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Posts Tagged ‘socialism’

ho ho ho

Moving on to the next holiday. May we now anticipate an annual revival of the past few years’ flap about the war on Christmas — i.e., how liberal secularism suppresses Christian celebration of the birth of Jesus by removing creches from village squares and forcing everybody to say “happy holidays” instead of “merry Christmas”?

[UPDATE: Yes, we may. See J.L. Bell’s comment on the Inhofe holiday parade, below.]

If so, I’d like to bring back those socialist Pilgrims for a reprise role and credit them with starting the war. For of course Pilgrims, and indeed all of Puritan New England, didn’t celebrate Christmas and would have severely prosecuted anyone who did, or at least did so loudly. They hated Christmas, for all the obvious reasons.

No, not because it requires putting toys together at three in the morning on Christmas Eve and having the family over when you’ve just seen them at Thanksgiving. That’s why we hate Christmas. [UPDATE: That’s just a joke.] Pilgrims and Puritans hated it because it was a pagan-based feast of the Antichrist Pope of Rome, a sacrificial revelry, a ceremony of the Harlot, and contrary to Scripture. The whole idea of a “Christ mass” was what they’d been fighting to the death for a long time, the work of the Beast.

The point isn’t, of course, that the Puritans would have been sympathetic to modern secularism. Anything but. The point is that the idea of a “Christian nation” denies the antipathy our founding Christians felt, mainly and most significantly, for other Christians. The Pilgrims came here to get away from Anglicans. If a boatload of Lutherans had pulled into Plymouth harbor, muskets would have come out. And if Samuel Adams came back to life, and were forced to walk past the Roman Catholic churches in today’s North End of Boston, he’d be sure that his entire life’s work had been for nothing, wasted in what had become a horrifying enabling of the forces of utter spiritual evil, staining what he’d once hoped would become a Christian Sparta (meaning to him a Congregational one). The ancestors of Bill O’Reilly and the ancestors of Glenn Beck would have been a lot more interested in trying to kill each other than in trying to kill, say, Jews.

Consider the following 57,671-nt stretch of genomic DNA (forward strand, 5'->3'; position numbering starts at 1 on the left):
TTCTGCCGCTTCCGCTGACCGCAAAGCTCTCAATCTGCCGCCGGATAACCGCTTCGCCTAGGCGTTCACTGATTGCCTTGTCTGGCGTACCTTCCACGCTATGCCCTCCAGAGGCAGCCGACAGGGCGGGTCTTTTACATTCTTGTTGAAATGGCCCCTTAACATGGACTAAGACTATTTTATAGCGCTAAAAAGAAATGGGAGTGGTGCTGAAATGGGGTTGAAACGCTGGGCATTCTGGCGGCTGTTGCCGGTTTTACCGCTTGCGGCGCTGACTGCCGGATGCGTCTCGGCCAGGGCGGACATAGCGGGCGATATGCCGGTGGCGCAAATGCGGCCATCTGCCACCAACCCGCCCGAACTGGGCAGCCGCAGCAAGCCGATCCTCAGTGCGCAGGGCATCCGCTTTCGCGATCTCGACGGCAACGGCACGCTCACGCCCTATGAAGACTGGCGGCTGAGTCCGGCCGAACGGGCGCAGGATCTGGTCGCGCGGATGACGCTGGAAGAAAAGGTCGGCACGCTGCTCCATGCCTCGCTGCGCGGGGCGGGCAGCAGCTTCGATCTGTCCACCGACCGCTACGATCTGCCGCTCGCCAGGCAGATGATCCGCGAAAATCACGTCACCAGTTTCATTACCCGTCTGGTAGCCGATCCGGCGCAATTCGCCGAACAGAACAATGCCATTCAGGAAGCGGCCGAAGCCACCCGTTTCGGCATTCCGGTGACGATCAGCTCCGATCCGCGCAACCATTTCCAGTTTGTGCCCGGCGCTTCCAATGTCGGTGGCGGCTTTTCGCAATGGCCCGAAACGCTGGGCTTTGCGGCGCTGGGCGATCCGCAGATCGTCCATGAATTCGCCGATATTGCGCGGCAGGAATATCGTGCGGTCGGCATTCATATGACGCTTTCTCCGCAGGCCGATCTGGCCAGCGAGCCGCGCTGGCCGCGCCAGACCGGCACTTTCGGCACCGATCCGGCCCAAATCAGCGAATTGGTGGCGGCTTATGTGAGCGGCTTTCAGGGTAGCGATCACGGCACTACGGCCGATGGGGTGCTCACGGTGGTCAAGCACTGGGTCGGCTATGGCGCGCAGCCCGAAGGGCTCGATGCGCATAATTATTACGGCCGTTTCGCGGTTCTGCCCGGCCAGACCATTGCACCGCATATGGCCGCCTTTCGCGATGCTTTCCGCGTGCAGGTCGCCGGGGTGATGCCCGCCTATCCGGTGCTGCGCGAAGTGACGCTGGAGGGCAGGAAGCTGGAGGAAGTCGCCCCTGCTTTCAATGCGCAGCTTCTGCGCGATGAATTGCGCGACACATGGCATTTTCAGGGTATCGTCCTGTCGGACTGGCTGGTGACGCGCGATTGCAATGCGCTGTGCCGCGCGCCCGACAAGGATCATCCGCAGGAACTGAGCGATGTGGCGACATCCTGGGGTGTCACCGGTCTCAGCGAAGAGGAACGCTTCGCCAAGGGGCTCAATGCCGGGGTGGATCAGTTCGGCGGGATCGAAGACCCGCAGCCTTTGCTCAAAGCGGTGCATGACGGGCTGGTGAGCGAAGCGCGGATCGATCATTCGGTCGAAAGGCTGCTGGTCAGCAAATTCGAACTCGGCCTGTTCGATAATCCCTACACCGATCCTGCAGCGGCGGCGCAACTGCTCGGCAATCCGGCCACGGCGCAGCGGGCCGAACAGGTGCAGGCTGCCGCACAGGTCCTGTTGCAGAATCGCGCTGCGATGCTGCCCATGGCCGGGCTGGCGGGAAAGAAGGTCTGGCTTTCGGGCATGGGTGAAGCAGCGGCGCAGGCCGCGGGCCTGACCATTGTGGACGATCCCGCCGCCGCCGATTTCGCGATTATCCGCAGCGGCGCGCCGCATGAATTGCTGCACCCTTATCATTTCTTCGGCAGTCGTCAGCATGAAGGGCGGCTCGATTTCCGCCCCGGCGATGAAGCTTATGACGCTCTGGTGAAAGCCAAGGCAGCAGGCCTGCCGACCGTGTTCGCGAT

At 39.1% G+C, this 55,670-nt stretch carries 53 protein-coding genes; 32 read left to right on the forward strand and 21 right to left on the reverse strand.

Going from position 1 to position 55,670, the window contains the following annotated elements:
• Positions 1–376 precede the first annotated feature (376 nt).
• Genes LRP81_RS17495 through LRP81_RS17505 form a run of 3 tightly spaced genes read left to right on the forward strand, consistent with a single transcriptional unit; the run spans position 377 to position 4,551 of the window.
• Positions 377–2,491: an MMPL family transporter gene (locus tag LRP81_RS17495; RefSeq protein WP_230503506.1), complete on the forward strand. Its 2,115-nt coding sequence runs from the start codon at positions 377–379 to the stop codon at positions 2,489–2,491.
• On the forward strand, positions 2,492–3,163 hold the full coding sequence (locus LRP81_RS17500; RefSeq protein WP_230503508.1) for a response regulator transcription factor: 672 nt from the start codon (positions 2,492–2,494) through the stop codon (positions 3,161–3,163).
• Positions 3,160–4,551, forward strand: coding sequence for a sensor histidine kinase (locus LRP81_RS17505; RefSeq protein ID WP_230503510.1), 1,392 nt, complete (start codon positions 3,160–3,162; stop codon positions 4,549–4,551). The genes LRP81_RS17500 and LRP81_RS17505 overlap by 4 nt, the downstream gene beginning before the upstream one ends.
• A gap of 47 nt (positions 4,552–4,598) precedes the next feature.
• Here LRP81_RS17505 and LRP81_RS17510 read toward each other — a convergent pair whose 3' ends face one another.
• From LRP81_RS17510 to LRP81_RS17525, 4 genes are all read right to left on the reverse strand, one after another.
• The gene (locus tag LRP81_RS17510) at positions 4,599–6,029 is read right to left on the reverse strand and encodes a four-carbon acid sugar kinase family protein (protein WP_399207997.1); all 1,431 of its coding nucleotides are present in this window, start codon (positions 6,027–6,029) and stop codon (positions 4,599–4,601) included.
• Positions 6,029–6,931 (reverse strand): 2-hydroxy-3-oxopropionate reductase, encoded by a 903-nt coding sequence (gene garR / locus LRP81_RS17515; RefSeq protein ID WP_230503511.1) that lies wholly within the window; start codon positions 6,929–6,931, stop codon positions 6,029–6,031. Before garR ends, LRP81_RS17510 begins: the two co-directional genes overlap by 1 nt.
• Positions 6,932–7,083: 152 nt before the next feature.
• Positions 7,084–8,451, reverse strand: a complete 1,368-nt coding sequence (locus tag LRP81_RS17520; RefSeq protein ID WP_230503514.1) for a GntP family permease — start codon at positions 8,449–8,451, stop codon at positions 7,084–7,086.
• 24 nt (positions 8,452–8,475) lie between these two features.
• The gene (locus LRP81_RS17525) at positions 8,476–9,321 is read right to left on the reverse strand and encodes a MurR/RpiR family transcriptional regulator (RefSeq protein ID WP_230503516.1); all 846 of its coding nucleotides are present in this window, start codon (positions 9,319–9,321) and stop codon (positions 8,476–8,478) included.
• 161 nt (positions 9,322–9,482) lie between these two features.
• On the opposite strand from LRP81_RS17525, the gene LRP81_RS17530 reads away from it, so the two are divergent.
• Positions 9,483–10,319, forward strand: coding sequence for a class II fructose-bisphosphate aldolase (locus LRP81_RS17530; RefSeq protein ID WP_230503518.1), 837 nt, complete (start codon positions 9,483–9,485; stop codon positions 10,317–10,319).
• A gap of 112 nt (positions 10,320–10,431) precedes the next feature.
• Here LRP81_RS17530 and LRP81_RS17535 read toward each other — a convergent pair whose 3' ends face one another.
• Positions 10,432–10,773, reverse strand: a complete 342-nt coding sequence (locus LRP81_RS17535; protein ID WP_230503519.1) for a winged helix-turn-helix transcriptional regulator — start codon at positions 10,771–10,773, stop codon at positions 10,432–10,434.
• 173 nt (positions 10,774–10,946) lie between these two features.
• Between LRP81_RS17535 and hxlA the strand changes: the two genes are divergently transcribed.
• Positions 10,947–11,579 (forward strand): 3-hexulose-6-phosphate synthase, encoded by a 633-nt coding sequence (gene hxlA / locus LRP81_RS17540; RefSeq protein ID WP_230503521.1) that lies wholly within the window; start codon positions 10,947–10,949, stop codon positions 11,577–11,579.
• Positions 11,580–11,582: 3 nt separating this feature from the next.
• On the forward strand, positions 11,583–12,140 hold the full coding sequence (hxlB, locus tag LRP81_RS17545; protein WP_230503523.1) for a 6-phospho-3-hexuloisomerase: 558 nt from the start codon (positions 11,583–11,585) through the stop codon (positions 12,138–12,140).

Happy Holidays!

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gobble gobble gobble

Now that the Thanksgiving holiday is over, and the MSM no longer even remembers it, I will comment — I actually feel forced to comment! — on the flap about the Pilgrims as socialists that I was drawn into over the past week. The trip began when I was quoted in an interesting Sunday Times “Week in Review” piece, which lays out the controversy.